Individual Health Insurance Premiums Rose 24.4 Percent in 2014

debtA new paper written by Professor Amanda Kowalski of Yale University, the National Bureau of Economic Research (NBER), and the Brookings Institution examines the effect of Obamacare on premiums in the individual market for health insurance in 2014 versus 2013. Her analysis includes policies sold in the individual market off the exchanges, as well as those sold on Obamacare exchanges:

Across all states, from before the reform to the first half of 2014, enrollment-weighted premiums in the individual health insurance market increased by 24.4% beyond what they would have had they simply followed state-level seasonally-adjusted trends.

Further, Kowalski divides states by how they responded to Obamacare. Five states (Alabama, Missouri, Oklahoma, Texas, and Wyoming) declined to exercise any authority with respect to implementing Obamacare. Beneficiaries in those states’ individual markets are estimated to be worse off by $245 in 2014, versus other states. These states were anti-Obamacare, and therefore Obamacare likely enrolled more unhealthy people than in other states.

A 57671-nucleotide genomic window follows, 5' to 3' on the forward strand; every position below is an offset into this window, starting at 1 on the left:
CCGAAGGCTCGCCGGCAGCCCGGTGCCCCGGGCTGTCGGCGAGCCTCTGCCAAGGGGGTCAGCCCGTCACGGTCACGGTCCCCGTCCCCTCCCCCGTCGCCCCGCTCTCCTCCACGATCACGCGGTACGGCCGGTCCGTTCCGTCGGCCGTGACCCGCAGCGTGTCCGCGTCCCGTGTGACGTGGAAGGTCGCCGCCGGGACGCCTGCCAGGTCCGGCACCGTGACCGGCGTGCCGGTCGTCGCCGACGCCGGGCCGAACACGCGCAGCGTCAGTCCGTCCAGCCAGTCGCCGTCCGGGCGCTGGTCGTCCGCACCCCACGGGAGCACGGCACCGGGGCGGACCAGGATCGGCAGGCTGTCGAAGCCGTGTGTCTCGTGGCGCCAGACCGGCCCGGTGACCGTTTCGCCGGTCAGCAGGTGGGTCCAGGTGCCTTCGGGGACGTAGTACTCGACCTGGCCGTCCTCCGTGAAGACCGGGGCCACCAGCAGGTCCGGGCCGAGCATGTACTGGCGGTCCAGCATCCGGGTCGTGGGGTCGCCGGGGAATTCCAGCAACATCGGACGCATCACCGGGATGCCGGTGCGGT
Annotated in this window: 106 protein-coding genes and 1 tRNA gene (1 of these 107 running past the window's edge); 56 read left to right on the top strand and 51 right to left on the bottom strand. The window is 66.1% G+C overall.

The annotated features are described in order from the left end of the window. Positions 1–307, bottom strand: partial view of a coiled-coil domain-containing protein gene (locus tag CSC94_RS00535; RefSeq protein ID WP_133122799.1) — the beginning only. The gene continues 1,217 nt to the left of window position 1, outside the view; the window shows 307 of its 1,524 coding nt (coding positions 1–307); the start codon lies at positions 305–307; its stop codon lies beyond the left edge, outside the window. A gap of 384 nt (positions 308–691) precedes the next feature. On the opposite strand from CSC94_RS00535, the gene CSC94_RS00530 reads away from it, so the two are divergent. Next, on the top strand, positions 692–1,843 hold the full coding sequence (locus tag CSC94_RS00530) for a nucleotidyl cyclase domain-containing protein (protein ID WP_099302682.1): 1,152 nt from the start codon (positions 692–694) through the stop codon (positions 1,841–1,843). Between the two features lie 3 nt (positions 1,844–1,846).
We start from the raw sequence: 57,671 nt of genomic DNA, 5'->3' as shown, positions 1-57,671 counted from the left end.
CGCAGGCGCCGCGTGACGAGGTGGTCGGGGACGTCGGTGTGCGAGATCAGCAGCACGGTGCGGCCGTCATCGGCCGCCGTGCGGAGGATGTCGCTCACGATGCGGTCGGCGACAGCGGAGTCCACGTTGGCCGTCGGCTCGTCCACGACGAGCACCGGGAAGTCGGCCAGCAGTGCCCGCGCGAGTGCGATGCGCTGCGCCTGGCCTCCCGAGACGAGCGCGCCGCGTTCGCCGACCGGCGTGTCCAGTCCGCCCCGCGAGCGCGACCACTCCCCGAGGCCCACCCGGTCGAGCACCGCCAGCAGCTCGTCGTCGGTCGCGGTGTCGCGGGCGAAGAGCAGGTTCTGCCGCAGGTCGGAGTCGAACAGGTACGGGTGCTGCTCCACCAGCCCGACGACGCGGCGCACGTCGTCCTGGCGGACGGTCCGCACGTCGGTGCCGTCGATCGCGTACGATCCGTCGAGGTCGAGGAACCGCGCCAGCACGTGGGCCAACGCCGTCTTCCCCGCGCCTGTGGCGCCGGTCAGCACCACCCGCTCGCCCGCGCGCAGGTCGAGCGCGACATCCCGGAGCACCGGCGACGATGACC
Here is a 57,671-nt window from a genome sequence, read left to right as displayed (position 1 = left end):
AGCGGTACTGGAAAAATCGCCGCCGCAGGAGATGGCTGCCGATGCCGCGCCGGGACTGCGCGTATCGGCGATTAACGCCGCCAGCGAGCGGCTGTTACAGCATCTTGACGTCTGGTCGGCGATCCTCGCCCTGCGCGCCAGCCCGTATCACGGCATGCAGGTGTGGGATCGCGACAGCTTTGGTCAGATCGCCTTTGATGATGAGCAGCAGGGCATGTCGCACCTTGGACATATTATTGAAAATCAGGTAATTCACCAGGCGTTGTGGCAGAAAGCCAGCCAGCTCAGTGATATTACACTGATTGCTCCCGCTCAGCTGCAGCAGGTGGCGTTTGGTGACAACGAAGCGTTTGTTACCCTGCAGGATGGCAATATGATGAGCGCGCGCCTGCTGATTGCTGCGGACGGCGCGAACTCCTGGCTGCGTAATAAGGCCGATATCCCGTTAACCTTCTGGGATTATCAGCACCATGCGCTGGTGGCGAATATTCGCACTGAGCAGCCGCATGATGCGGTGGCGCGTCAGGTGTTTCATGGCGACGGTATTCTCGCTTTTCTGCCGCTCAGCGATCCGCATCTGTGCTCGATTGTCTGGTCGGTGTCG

The fifteen states which instituted their own exchanges were pro-Obamacare, so enrolled more healthy individuals than other states. However, six of these exchanges had severe “glitches” that likely reduced enrollment by healthy people. Beneficiaries in those individual markets are estimated to be worse off by $750 in 2014.

Interestingly, Kowalski also estimates that states which expanded Medicaid might have done slightly less harm to their individual markets. However, this was likely because more sick people became dependent on Medicaid, leaving a marginally pool of individual beneficiaries. So, their costs were simply shifted entirely to taxpayers.



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  1. John R. Graham says:

    MSAs and HSAs are hardly a secret. They have been written about in pretty much every newspaper in the country, I am sure.